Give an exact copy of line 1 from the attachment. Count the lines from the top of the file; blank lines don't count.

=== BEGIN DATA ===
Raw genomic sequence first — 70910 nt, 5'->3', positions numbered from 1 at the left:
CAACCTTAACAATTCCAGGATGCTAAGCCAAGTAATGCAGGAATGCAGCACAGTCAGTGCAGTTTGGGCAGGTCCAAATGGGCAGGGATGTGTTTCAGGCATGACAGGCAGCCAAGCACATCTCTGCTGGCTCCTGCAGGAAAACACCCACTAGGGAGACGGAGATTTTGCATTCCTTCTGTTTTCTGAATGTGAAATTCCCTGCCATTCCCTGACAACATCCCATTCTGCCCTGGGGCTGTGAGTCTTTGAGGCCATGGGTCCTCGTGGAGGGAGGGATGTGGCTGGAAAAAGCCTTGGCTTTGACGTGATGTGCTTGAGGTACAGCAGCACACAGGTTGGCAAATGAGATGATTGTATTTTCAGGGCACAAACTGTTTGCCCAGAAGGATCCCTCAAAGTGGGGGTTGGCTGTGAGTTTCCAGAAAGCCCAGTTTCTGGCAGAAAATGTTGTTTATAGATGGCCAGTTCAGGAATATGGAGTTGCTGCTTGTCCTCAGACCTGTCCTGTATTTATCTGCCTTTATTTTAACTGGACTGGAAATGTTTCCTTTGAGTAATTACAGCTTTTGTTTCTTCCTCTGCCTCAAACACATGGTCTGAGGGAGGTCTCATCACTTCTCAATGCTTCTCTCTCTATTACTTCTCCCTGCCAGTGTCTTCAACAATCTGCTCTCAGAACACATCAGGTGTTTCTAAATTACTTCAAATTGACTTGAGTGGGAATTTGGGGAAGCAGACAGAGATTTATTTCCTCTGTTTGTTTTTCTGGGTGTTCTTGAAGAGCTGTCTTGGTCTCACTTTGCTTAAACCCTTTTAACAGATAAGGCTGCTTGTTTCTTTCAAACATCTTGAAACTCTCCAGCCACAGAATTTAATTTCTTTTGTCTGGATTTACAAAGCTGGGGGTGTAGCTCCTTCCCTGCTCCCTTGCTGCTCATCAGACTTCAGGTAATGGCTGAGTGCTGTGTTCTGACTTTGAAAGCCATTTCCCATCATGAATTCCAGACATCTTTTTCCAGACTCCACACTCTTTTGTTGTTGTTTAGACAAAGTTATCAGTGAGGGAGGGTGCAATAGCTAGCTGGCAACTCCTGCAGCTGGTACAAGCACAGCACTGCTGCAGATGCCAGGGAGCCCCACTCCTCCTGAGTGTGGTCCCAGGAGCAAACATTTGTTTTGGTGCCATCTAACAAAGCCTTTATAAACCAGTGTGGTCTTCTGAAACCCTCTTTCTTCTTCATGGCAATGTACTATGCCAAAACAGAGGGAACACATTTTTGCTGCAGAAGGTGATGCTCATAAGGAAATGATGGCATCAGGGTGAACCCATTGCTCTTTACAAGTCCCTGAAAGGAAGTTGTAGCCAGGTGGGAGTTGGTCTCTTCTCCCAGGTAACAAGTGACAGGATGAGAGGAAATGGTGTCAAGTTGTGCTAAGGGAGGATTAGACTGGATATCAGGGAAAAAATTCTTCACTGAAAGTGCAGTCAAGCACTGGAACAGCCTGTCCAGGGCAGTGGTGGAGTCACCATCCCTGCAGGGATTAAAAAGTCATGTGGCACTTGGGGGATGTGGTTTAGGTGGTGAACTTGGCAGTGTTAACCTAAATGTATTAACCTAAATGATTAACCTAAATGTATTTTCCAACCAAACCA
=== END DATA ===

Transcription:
Raw genomic sequence first — 70910 nt, 5'->3', positions numbered from 1 at the left: